Bureau of Labor Statistics data on both incorporated and unincorporated self-employment show an even more extreme pattern. The rate of self-employment is higher among people in their 60s than even those in their 50s, let alone those in their 20s or 30s. In fact, the bureau’s surveys of American workers reveal that people aged 65 to 69 are self-employed heads of corporations at four times the rate of people aged 25 to 34. 

The Small Business Administration reports in its recently released publication Small Business Economy that, from 2000 to 2011, self-employment among people under 25 dropped 9 percent. Among those aged 25 to 34, it fell 8 percent, and for those between 35 and 44, it declined 24 percent. By contrast, self-employment among those aged 55 to 64 rose 54 percent, while it increased 36 percent among those over 65.

Scott Shane (A. Malachi Mixon III professor of entrepreneurial studies at Case Western Reserve University) shares an interesting observation that, even in high technology, entrepreneurs are much more likely to be over 50 than under 25. Research by Vivek Wadhwa, Richard Freeman and Ben Rissing shows that these older entrepreneurs, while they fly under the media radar, are very prolific and on the rise.

Shane asks (as you might), “Why are baby boomers more likely than their kids to be entrepreneurs?” He goes on to answer his own question:

Researchers have two hypotheses, the second more plausible than the first. The first explanation is a cohort effect: Today’s young people don’t want to run their own businesses as much as their parents did were when they were young. The more plausible explanation is an age effect.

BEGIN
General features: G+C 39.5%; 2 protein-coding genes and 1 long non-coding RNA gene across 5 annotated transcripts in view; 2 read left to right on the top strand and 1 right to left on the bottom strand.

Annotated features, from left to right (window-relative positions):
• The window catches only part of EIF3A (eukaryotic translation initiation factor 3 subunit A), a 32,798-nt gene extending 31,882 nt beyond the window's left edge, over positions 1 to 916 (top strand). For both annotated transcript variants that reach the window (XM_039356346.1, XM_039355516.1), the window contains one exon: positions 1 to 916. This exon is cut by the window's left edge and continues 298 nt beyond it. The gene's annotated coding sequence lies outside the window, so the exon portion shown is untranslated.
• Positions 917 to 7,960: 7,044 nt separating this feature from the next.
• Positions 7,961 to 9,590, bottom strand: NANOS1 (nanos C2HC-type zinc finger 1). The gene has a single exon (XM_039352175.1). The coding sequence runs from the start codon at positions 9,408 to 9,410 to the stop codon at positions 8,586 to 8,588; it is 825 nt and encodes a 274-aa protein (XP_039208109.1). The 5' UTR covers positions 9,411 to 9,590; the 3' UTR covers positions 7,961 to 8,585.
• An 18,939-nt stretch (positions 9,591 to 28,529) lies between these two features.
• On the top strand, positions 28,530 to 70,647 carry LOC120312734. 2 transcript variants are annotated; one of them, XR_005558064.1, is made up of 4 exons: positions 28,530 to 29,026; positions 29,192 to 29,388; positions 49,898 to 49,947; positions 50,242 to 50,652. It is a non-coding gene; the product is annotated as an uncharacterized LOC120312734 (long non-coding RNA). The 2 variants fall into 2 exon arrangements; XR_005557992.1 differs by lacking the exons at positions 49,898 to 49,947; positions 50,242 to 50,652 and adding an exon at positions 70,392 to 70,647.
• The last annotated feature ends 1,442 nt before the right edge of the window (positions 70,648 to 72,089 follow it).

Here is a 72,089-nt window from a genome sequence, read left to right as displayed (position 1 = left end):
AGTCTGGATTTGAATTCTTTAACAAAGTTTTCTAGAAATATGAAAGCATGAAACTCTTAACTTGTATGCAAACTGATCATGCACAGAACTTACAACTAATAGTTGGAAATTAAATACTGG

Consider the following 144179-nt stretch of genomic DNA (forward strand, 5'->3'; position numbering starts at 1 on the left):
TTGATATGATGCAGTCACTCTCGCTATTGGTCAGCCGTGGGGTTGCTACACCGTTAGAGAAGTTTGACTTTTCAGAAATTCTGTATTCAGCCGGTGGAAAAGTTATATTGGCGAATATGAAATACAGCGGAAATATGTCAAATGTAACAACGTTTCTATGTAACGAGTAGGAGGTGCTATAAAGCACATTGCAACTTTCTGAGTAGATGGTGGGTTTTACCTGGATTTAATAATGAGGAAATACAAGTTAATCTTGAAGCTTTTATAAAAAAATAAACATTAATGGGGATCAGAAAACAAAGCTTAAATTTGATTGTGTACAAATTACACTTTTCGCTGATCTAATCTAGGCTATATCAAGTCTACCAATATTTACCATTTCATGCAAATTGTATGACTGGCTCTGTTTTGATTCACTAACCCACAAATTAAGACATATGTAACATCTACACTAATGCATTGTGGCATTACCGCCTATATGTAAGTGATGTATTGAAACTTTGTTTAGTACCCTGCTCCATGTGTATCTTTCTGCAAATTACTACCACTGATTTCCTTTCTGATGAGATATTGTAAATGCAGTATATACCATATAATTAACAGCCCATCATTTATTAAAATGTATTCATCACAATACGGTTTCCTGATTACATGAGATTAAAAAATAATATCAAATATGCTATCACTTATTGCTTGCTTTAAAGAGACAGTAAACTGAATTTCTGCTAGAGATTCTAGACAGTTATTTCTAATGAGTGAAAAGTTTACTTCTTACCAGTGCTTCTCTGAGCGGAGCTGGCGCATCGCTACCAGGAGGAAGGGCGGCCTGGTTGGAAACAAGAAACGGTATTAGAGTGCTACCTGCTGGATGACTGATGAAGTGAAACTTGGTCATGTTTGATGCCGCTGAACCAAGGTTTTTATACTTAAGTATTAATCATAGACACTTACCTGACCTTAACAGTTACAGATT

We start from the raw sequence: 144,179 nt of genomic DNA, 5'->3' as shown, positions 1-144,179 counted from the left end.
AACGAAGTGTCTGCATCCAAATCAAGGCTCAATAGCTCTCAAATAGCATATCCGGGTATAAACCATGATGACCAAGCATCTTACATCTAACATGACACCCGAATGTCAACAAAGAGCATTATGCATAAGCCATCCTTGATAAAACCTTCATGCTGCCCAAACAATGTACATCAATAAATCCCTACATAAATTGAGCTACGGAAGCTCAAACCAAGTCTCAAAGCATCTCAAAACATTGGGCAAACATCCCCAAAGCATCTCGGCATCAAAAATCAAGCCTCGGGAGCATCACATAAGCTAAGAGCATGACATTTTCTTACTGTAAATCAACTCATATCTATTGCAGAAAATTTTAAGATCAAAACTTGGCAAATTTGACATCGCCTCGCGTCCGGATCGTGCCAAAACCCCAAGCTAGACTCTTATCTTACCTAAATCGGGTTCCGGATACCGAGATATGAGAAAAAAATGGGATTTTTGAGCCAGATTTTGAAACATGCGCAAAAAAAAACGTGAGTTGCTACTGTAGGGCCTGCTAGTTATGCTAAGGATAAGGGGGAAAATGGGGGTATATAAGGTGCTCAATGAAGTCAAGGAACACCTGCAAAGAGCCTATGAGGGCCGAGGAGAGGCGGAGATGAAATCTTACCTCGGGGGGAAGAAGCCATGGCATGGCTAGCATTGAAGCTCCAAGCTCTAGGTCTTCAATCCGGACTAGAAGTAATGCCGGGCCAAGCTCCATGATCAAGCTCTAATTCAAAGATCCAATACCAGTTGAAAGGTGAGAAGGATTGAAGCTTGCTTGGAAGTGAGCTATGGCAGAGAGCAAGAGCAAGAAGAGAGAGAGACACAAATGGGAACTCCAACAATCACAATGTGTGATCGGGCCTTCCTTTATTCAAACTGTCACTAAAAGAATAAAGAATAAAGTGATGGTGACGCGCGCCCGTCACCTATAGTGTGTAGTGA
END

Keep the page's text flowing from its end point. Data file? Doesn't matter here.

The reason Shane provides for the cohort effect being a weaker argument is a body of research conducted at UCLA within the Cooperative Institutional Research Program (CIRP). CIRP points to a trend over the past quarter century whereby college freshmen are less likely to want to be a “business executive,” “accountant,” or “actuary.” Instead, a higher percentage want to own a business now than previously.

So, while more freshmen want to be business owners, fewer people in their early twenties are actually starting businesses. This is where the age affect provides an explanation. Those who prefer this argument would say that the experience gained and savings accumulated over a period of fifteen years or more give one more confidence to start a business later in life. While there are certainly more responsibilities for the stereotypical midlife entrepreneur on the home front, this age group appears to have figured out how to address those responsibilities and still be willing to start businesses at a higher rate than the younger counterparts.

What’s holding you back? Start a business as a second career!

 

Know the Customer Before Business Planning

Previously, I have referenced the column from Inc.com on “Herding Gazelles,” written by Karl Stark & Bill Stewart. These guys have a consultancy that works with businesses on strategy as it relates to attracting investment. Their contributions to Inc are well thought out and I enjoyed this morning’s edition:

We have been working with an early-stage enterprise tech company to help them get their product to market. We recently gathered to watch their first customer installation. They were naively fearless–they knew things would go wrong, but they didn’t know what or how severe the problems would be.